Jacob King on four weeks as Australia’s Winter Olympic team barista

Australia Winter Olympic team at Beijing 2022

Locale Coffee Roasters State Manager Jacob King has returned to Australia after four weeks in Beijing, China as the Australian Winter Olympic team’s resident barista.

Between 24 January and 23 February, Jacob made coffees for Australian athletes, coaches and support staff in a permanent café established in the Australian headquarters in the Beijing athlete village.

“When I became a barista, I didn’t really think that one day I’d be walking with the Australian team in an Olympic opening ceremony,” Jacob says.

Locale freighted 100 kilograms of coffee beans, two Mazzer Major V grinders and two yellow La Marzocco Linea Minis to Beijing ahead of Jacob’s arrival.

“Once I arrived, we just set up the café and it was go time. The winter team is 46 athletes, plus the Australian Olympic people and support staff, and by lunchtime I would see everyone at least once. Some people would come by three or four times a day,” Jacob says.

“It was just me, so sometimes I’d be working 16-hour days. It was worth it though because the atmosphere was just electric.

“Athletes would go out to compete, then come straight back to the café wearing a medal around their neck and the entire place would just go nuts, everyone jumping up and down and cheering.”

The on-site café was inside the Winter Olympic ‘closed loop’, a carefully guarded bubble designed to prevent COVID-19 penetrating athletes’ accommodation and competition spaces.

“Luckily, I was in the closed loop so I could cheer Australia on at a few events. Everyone really became one big team – I even got the proper Olympic kit,” Jacob says.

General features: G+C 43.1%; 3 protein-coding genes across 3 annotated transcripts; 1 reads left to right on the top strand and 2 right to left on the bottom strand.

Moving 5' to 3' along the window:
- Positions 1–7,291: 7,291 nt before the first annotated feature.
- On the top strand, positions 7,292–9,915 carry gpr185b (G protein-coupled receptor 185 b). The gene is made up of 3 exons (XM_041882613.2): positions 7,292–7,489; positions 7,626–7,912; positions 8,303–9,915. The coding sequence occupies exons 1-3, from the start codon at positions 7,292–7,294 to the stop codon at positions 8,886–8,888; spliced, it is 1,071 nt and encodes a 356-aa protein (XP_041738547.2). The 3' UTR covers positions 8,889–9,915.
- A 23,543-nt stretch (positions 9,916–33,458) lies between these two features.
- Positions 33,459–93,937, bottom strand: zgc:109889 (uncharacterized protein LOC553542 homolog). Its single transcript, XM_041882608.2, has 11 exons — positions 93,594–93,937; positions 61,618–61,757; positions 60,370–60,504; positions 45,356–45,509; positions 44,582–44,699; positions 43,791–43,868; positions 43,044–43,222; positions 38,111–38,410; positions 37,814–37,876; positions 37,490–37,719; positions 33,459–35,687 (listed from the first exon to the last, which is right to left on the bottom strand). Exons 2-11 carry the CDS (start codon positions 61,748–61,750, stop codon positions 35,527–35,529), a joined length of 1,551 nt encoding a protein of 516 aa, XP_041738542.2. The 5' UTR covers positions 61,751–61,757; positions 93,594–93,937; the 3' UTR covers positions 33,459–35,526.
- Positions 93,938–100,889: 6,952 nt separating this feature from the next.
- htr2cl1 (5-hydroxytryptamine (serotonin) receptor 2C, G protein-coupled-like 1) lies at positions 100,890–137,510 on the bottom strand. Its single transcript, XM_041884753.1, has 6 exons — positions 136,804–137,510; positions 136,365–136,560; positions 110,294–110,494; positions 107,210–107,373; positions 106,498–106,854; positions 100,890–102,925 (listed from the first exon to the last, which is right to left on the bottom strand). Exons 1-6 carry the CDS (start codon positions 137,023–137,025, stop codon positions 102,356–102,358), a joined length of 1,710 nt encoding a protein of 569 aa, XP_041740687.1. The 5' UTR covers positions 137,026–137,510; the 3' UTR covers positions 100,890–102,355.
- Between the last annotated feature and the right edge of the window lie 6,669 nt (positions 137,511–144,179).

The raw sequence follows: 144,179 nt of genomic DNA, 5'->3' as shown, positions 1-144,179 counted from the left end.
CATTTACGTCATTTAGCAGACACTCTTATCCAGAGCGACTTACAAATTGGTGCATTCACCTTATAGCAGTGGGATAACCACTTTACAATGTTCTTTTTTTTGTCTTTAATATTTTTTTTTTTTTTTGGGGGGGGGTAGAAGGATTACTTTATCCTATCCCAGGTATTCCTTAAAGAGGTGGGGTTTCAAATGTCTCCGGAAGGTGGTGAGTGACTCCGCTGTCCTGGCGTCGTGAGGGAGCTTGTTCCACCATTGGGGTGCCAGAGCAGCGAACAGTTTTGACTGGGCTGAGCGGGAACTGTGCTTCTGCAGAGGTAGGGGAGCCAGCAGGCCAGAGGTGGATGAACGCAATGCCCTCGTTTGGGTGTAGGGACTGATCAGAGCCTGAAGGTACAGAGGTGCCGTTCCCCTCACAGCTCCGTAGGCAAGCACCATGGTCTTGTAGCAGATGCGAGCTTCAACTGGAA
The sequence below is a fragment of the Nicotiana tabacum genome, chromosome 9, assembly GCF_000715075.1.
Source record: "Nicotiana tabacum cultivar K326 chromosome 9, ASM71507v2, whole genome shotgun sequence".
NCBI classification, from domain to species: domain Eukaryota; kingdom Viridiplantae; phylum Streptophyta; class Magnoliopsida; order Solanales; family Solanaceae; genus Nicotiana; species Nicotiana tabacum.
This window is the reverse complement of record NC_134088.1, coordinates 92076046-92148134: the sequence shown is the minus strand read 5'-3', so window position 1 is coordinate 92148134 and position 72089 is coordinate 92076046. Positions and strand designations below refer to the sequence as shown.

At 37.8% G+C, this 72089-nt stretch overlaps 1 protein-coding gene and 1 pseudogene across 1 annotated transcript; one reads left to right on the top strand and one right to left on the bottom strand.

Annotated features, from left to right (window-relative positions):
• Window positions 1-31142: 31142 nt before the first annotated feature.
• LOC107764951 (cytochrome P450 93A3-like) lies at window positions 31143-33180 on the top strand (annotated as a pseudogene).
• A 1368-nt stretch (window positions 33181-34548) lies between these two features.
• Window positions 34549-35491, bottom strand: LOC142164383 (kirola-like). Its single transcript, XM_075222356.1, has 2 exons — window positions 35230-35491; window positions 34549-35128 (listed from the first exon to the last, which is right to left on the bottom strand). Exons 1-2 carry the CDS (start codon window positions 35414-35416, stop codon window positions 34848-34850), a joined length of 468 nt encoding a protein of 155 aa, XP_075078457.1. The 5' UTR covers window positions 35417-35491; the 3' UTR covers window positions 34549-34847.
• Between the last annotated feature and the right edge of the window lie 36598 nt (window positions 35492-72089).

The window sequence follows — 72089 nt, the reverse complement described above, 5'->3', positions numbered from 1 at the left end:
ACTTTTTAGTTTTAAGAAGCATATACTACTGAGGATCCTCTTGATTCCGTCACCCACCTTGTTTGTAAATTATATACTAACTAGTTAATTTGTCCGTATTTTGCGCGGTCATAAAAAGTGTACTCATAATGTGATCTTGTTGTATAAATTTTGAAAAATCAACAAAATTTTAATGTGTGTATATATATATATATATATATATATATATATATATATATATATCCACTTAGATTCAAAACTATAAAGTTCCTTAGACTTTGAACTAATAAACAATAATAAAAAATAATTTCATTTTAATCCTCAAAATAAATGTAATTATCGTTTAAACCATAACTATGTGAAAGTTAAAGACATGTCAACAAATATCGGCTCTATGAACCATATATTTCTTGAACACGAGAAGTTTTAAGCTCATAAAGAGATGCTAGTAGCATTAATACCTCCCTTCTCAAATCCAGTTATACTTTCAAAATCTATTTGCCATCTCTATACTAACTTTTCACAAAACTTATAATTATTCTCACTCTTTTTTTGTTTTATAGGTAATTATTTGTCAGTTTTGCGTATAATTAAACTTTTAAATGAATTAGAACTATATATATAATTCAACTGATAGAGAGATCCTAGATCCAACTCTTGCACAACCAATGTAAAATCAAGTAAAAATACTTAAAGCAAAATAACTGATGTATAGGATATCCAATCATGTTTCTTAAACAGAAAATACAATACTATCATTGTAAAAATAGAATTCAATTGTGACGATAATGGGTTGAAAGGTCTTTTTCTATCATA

The coffees were provided free to the Australian team, so members of other teams were not allowed into the café.

Unfortunately, says Jacob, the lure of authentic Australian coffee meant he had to be on guard against international interlopers.

“There were a lot of people from other teams trying to sneak into the café. Uniform jackets were swapped, under-the-table deals were offered, people snuck under tent sides – Australian coffee has that international reputation,” he says.

As for the coffees themselves, Jacob says the Olympians have “fairly standard” tastes.

“We weren’t sure what the athletes would want, so I stocked up on a lot of milk alternatives and extra options before I left Australia. Mostly though, everyone wanted classic coffees – I made a lot of long blacks and flat whites,” says Jacob.

The 100 kilograms of coffee beans provided by Locale, a mix of its Original Gangsta and MVP blend, was just enough to last the entire period. The espresso machines couldn’t be plumbed due to water quality issues, so Jacob filled the machines by hand with bottled water.

“I’d say I made around 150 coffees a day, every day for four weeks. So that’s about… you can do the maths on that,” he says.

One of the two Linea Minis Jacob used was gratefully autographed by the entire Australian Olympic Team. Locale plans to auction the machine and donate a portion of the funds to those affected by recent floods. Follow @localeespresso for updates.

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